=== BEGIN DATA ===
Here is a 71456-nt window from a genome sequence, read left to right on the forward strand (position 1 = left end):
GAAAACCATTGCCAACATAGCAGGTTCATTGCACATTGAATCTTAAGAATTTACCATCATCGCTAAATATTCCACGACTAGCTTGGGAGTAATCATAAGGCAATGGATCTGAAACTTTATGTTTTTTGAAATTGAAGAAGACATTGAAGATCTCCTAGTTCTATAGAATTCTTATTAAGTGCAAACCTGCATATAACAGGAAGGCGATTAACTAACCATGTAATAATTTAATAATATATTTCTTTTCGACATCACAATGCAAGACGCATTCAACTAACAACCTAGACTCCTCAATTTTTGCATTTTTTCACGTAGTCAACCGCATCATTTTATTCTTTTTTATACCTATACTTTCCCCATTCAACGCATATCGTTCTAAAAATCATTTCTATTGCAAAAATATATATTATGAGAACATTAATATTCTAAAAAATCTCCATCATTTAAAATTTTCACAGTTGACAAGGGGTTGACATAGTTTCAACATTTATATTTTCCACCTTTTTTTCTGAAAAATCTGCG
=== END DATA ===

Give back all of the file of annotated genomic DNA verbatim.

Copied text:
Here is a 71456-nt window from a genome sequence, read left to right on the forward strand (position 1 = left end):
GAAAACCATTGCCAACATAGCAGGTTCATTGCACATTGAATCTTAAGAATTTACCATCATCGCTAAATATTCCACGACTAGCTTGGGAGTAATCATAAGGCAATGGATCTGAAACTTTATGTTTTTTGAAATTGAAGAAGACATTGAAGATCTCCTAGTTCTATAGAATTCTTATTAAGTGCAAACCTGCATATAACAGGAAGGCGATTAACTAACCATGTAATAATTTAATAATATATTTCTTTTCGACATCACAATGCAAGACGCATTCAACTAACAACCTAGACTCCTCAATTTTTGCATTTTTTCACGTAGTCAACCGCATCATTTTATTCTTTTTTATACCTATACTTTCCCCATTCAACGCATATCGTTCTAAAAATCATTTCTATTGCAAAAATATATATTATGAGAACATTAATATTCTAAAAAATCTCCATCATTTAAAATTTTCACAGTTGACAAGGGGTTGACATAGTTTCAACATTTATATTTTCCACCTTTTTTTCTGAAAAATCTGCG